Combinatorial Julia Sets (1)

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I have been reading recently about complex dynamics, in particular the Mandelbrot set and the associated Julia sets. Mathematicians seem to be in awe of these fractals, in particular of the intricate beauty of the Mandelbrot set, and introductions to the subject tend to focus on the stunning complexity of the (computer-generated) pictures.

Though I agree that the pictures are compelling, I think it does a disservice to the subject to focus on the complexity. In some sense, Julia sets are quite straightforward, not really much more complicated than the Sierpinski gasket or the Koch curve. The structure is just a little bit harder to see, primarily because a Julia set is something like a “co-fractal”.

Fractals vs. Co-Fractals

The term “fractal” is notoriously hard to define. Mandelbrot used the term to refer to any set with fractional Hausdorff dimension, but he admitted that this was not a very good definition — it captures the complexity of a fractal, but not the self-similarity. The Wikipedia article on fractals gives a list of five criteria that a geometric object must satisfy to be considered a fractal, but it doesn’t even try to make these criteria precise.

The simplest fractals are those that are self-similar, meaning that they are constructed of one or more copies of themselves. Here are some examples:

 

Self-Similar Fractals

Each of these fractals F contains several scaled-down copies of itself (three for the gasket, eight for the carpet, and four for the Koch curve). More precisely, each self-similar fractal F comes with a finite set of embeddings F\hookrightarrow F, whose images cover all of F.

Now consider some Julia sets:

Some Julia Sets

Just to be clear on terminology, the Julia set is the fractal boundary between the black region and the colored region. As you can see, it is a sort of infinite graph, with loops connected to loops connected to other loops. The structure, however, seems much more complicated than for the previous set of fractals. Though they certainly have repeating patterns, none of these Julia sets contains a copy of itself in an obvious way.

The secret to Julia sets is that they aren’t more complicated — they just have a different kind of self-similarity. Instead of containing themselves, Julia sets cover themselves. In particular, each of the three Julia sets above has an order-two symmetry around its center point, and the quotient of the Julia set by this symmetry is homeomorphic to the original Julia set.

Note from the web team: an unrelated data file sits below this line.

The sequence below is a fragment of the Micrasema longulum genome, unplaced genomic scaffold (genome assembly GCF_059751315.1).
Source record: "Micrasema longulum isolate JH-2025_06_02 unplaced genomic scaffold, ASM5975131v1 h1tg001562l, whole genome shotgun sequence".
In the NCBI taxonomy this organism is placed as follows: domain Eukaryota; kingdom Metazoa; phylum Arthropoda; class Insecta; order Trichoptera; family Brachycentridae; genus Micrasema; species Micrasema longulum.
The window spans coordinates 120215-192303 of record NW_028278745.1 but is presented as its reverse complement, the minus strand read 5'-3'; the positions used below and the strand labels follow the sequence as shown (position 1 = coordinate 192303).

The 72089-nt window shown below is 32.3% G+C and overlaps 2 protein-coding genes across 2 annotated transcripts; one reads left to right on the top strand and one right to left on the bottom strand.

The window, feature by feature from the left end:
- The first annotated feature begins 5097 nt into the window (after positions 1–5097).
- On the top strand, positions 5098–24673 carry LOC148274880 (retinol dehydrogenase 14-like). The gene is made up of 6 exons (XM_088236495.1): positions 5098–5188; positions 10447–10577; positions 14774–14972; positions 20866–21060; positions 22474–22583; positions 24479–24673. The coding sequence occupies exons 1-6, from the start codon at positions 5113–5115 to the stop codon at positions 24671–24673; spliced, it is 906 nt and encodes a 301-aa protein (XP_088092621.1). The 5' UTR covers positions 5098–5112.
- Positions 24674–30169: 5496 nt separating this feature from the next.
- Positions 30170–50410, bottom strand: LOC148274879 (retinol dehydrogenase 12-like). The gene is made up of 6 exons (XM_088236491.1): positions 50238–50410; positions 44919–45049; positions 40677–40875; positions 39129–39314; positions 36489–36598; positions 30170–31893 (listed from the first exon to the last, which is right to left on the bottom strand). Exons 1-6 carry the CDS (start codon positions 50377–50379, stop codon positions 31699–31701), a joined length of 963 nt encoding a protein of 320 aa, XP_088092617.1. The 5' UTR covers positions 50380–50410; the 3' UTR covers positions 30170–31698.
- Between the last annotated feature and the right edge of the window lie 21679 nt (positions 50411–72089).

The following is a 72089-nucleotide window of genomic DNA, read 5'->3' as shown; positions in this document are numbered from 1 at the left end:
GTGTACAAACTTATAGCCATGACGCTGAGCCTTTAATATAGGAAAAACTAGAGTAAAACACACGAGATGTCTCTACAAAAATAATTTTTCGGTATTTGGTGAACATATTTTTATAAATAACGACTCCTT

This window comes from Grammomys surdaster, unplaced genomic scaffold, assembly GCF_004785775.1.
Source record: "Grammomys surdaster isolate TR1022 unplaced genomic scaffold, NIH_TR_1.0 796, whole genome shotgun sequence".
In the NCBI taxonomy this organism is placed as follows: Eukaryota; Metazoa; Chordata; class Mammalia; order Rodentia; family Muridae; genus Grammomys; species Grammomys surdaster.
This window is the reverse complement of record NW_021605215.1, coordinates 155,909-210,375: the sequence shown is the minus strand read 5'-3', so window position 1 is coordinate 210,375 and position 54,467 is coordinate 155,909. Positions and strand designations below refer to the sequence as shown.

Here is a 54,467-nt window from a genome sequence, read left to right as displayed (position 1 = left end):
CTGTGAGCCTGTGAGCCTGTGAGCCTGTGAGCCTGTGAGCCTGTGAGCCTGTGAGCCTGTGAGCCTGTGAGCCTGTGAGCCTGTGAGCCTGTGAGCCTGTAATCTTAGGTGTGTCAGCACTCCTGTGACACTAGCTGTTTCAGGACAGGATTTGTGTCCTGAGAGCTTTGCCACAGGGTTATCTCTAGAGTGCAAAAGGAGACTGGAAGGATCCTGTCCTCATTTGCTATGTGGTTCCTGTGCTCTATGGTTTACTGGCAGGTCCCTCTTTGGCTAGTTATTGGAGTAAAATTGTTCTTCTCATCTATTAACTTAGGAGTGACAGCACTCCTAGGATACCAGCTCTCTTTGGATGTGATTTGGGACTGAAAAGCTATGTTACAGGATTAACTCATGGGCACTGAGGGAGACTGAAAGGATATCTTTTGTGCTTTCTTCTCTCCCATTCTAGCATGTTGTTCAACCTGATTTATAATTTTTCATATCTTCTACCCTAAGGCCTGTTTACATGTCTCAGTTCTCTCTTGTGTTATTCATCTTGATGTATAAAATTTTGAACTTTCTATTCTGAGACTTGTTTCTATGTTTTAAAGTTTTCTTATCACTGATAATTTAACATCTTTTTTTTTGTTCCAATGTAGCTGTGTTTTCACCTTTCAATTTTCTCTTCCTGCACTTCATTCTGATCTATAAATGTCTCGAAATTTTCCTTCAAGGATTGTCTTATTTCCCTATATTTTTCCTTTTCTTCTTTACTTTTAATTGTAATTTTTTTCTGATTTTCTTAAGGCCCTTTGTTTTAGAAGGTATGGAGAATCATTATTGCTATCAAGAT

Roughly speaking, if the Sierpinski gasket is “self-similar” (meaning that it contains itself), then a Julia set is “co-self-similar” (meaning that it covers itself). This leads us to a general investigation of co-self-similar graphs.

Graphs that Cover Themselves

The simplest graph that covers itself is the circle:

A Circle

In particular, the angle-doubling map winds the circle around itself twice, forming a double cover.

Things become complicated, though if we wish to add anything to the circle. Suppose, for example, that we wanted to add an edge jutting out of the circle from the point \theta=0:

Decorated Circle 1

The self-covering-map on the circle cannot be extended to include this edge. In particular, the point \theta=1/2 is in the preimage of \theta=0, so it would also need to have an edge sticking out of it:

Decorated Circle 2

Now that we’ve added an edge at \theta=1/2, we’re going to have to add edges at \theta=1/4 and 3/4 if we want to maintain the cover. Eventually we will arrive at a circle with one edge attached to each dyadic fraction:

A Very Decorated Circle

Though this has ceased to be a “graph” in the strictest sense, we have arrived at a topological space that covers itself. This is a very basic example of a co-self-similar fractal.